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According to marketing firm ABI, as many as 8 million driverless cars will be added to the road in 2025. Meanwhile, Research and Markets is predicting that in the U.S. alone, there will be some 20 million autonomous cars in operation by 2030.

But how do consumers feel about them? According to a survey of 1,146 automobile owners published by online car marketplace CarGurus, they’re both more enthusiastic and less worried about driverless cars than a year ago, and close to a third think they’ll own a self-driving car within the next decade.

“Consumer sentiment around self-driving cars is changing fast, with enthusiasm rapidly replacing skepticism,” said CarGurus’ director of customer insights Madison Gross. “These benchmarked results demonstrate that today’s consumers are becoming more comfortable with the idea of either owning an autonomous vehicle, or having them on the road, and it will be fascinating to continue to monitor this perception shift.”

Specifically, 32% of respondents (up from 21% in 2018) say they’re “excited” about the development of self-driving cars while 37% say they’re “concerned” (down from 37%). Among those who expressed misgivings, 87% said they wouldn’t be comfortable relying on self-driving cars for safety and cited liability, expense, and technological immaturity as their other top fears.


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It’s a somewhat surprising turn of events. Last fall, a study published by PSB Research and commissioned by Intel found that nearly half (43%) of consumers don’t feel safe around autonomous cars, and in three separate studies this past summer — by the Brookings Institution, think tank HNTB, and the Advocates for Highway and Auto Safety (AHAS) — a majority of people weren’t convinced of driverless cars’ safety. More than 60% said they were “not inclined” to ride in self-driving cars, and almost 70% expressed concerns about sharing the road with them.

Just over 27% of survey-takers told CarGurus that they’re looking forward to piloting a self-driving car (compared with 26% who aren’t), while the majority are still worried both about being a passenger in a driverless car (49% compared with 30%) and sharing the roads (52% compared with 18%) with them.

High-profile accidents haven’t helped instill much confidence. In March of last year, Uber suspended testing of its autonomous Volvo XC90 fleet after one of its cars struck and killed a pedestrian in Tempe, Arizona. Separately, Tesla’s Autopilot was found to have been engaged in the moments leading up to a fatal Model X collision this past spring — the second fatality involving Autopilot since a crash in May 2016.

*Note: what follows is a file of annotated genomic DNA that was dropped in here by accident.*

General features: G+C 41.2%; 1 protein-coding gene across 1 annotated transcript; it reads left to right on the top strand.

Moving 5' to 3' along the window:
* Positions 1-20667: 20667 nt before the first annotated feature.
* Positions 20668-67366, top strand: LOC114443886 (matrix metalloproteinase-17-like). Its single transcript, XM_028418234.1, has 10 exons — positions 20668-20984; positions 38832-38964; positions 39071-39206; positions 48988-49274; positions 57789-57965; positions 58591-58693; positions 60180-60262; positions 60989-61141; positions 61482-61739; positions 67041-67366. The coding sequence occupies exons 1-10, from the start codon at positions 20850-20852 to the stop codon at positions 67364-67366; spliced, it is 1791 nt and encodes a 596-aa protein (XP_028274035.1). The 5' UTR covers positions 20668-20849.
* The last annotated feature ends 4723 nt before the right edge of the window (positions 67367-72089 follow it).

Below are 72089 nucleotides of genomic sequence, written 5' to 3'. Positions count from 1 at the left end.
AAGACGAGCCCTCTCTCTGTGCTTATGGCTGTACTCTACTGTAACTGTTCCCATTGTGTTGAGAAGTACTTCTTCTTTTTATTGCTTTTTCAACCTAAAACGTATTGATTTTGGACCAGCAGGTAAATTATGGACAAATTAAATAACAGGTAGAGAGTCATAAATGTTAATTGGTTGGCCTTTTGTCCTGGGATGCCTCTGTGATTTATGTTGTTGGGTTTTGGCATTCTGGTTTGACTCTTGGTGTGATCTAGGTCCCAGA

As for which companies people trust the most to produce a self-driving car, Tesla led the list despite its Autopilot gaffes, followed by Toyota and Alphabet’s Waymo. Close to 29% said they have faith in Tesla, up from 25% in 2018, while 9% trust Toyota; 7% trust Waymo; 5% trust Ford and Honda; 4% trust GM and Apple; 3% trust Volvo and Daimler; and 2% trust BMW. About 17% of consumers don’t trust any company, down from 27% last year.

Interestingly, Waymo is the only firm on the list that’s launched a commercial driverless car service (Waymo One). Tesla recently announced that next year, it’ll leverage a fraction of the Tesla cars on the road to launch its own fully autonomous taxi service, though it remains to be seen whether that will come to fruition. GM’s driverless vehicle division, Cruise, has repeatedly promised to launch a commercial service this year that would feature upwards of 2,600 driverless cars; Daimler and Bosch say they’ll pilot “highly” autonomous vehicles in San Francisco as part of an on-demand ride-hailing service; and Ford says it intends to launch a fleet of “thousands” of self-driving cars in 2021.

Waymo is also leagues ahead of the competition where total autonomous miles driven are concerned, with 10 million as of October. Cruise — reportedly a close second, although it doesn’t publicly disclose total mileage — racked up only about 500,000 miles in the state of California last year, where it conducts the bulk of its testing.

The CarGurus survey also asked respondents about whether they’d consider taking a ride in self-driving cars provided by ride-hailing apps, like Uber and Lyft. Close to 35% of people who currently use such services said they’d likely take a driverless ride in the future, with Uber edging out Lyft with respect to trust (22% compared with 13%).

Perhaps Uber’s redoubled safety initiatives have convinced a formerly skeptical public. Following the 2018 crash, Uber spent months testing its self-driving technology on a closed track and completed a lengthy internal review. In a blog post published in June, the company detailed newly implemented safeguards, such as a training program focused on safe manual driving and monitoring systems that alert remote monitors if drivers take their eyes off the road. It now mandates that teams of two employees — called “mission specialists” — drive its cars, switching off every two hours.

Uber’s self-driving car division is also well-capitalized, which helps. Earlier this month, Toyota, Denso, and SoftBank invested $1 billion in Advanced Technologies Group, Uber’s autonomous technologies group, valuing it at $7.25 billion.

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